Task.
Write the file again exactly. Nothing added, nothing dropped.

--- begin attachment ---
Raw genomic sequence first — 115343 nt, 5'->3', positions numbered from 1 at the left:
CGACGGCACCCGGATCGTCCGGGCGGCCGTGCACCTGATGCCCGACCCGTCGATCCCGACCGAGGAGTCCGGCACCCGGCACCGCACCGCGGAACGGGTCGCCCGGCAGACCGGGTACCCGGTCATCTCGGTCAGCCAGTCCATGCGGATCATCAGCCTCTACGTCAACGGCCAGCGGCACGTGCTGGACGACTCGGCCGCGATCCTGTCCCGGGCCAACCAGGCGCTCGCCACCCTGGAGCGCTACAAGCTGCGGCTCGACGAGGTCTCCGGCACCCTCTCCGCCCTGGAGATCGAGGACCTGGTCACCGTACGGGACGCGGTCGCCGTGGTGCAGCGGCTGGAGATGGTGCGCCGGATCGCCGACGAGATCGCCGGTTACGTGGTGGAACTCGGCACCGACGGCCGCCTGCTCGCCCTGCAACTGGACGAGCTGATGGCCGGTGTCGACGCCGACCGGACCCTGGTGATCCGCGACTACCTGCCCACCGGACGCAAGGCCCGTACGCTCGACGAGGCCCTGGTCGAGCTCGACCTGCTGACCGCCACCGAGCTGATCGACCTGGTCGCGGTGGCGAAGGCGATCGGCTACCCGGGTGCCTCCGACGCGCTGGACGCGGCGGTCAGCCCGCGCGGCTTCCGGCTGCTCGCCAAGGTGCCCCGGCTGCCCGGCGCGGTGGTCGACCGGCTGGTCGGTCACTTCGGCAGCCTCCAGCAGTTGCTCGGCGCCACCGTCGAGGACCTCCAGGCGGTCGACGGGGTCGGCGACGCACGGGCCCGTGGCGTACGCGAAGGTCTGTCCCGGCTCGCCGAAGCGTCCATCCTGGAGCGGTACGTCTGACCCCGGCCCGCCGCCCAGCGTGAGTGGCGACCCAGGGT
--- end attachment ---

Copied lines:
Raw genomic sequence first — 115343 nt, 5'->3', positions numbered from 1 at the left:
CGACGGCACCCGGATCGTCCGGGCGGCCGTGCACCTGATGCCCGACCCGTCGATCCCGACCGAGGAGTCCGGCACCCGGCACCGCACCGCGGAACGGGTCGCCCGGCAGACCGGGTACCCGGTCATCTCGGTCAGCCAGTCCATGCGGATCATCAGCCTCTACGTCAACGGCCAGCGGCACGTGCTGGACGACTCGGCCGCGATCCTGTCCCGGGCCAACCAGGCGCTCGCCACCCTGGAGCGCTACAAGCTGCGGCTCGACGAGGTCTCCGGCACCCTCTCCGCCCTGGAGATCGAGGACCTGGTCACCGTACGGGACGCGGTCGCCGTGGTGCAGCGGCTGGAGATGGTGCGCCGGATCGCCGACGAGATCGCCGGTTACGTGGTGGAACTCGGCACCGACGGCCGCCTGCTCGCCCTGCAACTGGACGAGCTGATGGCCGGTGTCGACGCCGACCGGACCCTGGTGATCCGCGACTACCTGCCCACCGGACGCAAGGCCCGTACGCTCGACGAGGCCCTGGTCGAGCTCGACCTGCTGACCGCCACCGAGCTGATCGACCTGGTCGCGGTGGCGAAGGCGATCGGCTACCCGGGTGCCTCCGACGCGCTGGACGCGGCGGTCAGCCCGCGCGGCTTCCGGCTGCTCGCCAAGGTGCCCCGGCTGCCCGGCGCGGTGGTCGACCGGCTGGTCGGTCACTTCGGCAGCCTCCAGCAGTTGCTCGGCGCCACCGTCGAGGACCTCCAGGCGGTCGACGGGGTCGGCGACGCACGGGCCCGTGGCGTACGCGAAGGTCTGTCCCGGCTCGCCGAAGCGTCCATCCTGGAGCGGTACGTCTGACCCCGGCCCGCCGCCCAGCGTGAGTGGCGACCCAGGGT